More Americans than ever are making the most of being unmarried
It's not that Becky Cohen is anti-marriage. The 35-year-old
Charlotte woman can list several advantages to tying the knot --
companionship, improved finances, ready-made dates for weddings.
But when Cohen contemplates marriage, she invariably thinks
about the drawbacks -- less privacy, less freedom. "I love
living alone," she says. "Once you've been single awhile, you
really get used to your privacy."
In the lexicon of romance, Cohen suspects she fits the
definition of a "quirkyalone," a person who enjoys the single
life and isn't willing to date simply to be part of a couple.
The recently coined word is the brainchild of Sasha Cagen,
author of the new "Quirkyalone: A Manifesto for Uncompromising
Romantics" (HarperSanFrancisco, $19.95).
Just in time to offer a counter-perspective to Valentine's Day
gushiness, Cagen's book bills itself as an inspiring guide and
celebration of singles everywhere. It's also evidence of a
larger trend: Single America is growing.
More of us are marrying later, divorcing or not marrying at all.
America now has more households of people living alone -- 26
percent -- than married households with children, 25 percent.
As their numbers grow, so does the attention being paid to
Ethan Watters' new book, "Urban Tribes: A Generation Redefines
Friendship, Family, and Commitment" (Bloomsbury USA, $24.95),
explores the lives of never-marrieds who form friendship groups
that function as quasi-families. (Think "Friends" and "Sex and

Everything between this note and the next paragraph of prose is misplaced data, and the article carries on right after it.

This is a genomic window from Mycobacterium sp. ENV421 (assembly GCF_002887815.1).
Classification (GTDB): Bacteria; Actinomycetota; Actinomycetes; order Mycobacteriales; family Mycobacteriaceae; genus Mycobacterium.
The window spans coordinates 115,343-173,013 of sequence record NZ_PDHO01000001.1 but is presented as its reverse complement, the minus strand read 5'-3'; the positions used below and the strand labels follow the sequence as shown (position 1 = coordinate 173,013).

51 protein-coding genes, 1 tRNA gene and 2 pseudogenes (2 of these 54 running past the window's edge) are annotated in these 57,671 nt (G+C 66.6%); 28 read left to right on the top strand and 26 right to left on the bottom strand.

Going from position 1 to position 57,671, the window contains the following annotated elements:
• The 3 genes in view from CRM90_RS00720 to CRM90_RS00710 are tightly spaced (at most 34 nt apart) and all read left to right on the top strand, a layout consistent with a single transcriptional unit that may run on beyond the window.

the City.") Segue, a new fashion and lifestyle magazine aimed at
affluent, educated singles aged 30 to 55, debuts this spring.
And the right-hand diamond ring has emerged as a hot fashion
trend -- a symbol of independence for the woman who's not
waiting for a man.
Cagen conceived her book after a column she wrote about her own
quirkyalone-ness drew hundreds of responses from singles who saw
themselves in her description. Quirkyalones aren't loners, she
says. But when it comes to dating, they have high standards. "We
want a miracle," she wrote. "Out of millions, we have to find
the one who will understand."
Can men be quirkyalones, too? Certainly, Cagen writes in her
book, though she says the stigma of being single has
traditionally hit women harder. Devin Mendelsohn of Charlotte
thinks the term fits him. "It's pretty nice to be single and not
have that significant other," says the 26-year-old, who works in
logistics and warehouse management. Though unattached,
Mendelsohn has a full social life. At least a couple of nights a
week, he's out with friends, both male and female.
Not so many years ago, nearly everyone married. In the 1950s,
almost 95 percent of Americans married at some point in their
lives, says David Popenoe, co-director of Rutgers University's
National Marriage Project.But since then, marriage rates have
been falling, thanks to factors such as birth control and the
rise of working, financially independent women. The percentage
now stands in the mid-80s, and Popenoe believes it's likely to
dip lower. At the same time, the median age at first marriage
has risen, to 25 for women, 27 for men.
"We have this long stage of life now where everybody's out there
in an historically unprecedented situation -- not married and
not living at home," Popenoe says.
Most will eventually marry. But with single adulthood becoming a
larger portion of American lives, more singles are making the
most of it.
Cohen, who works in southeast Charlotte, owns her home, and when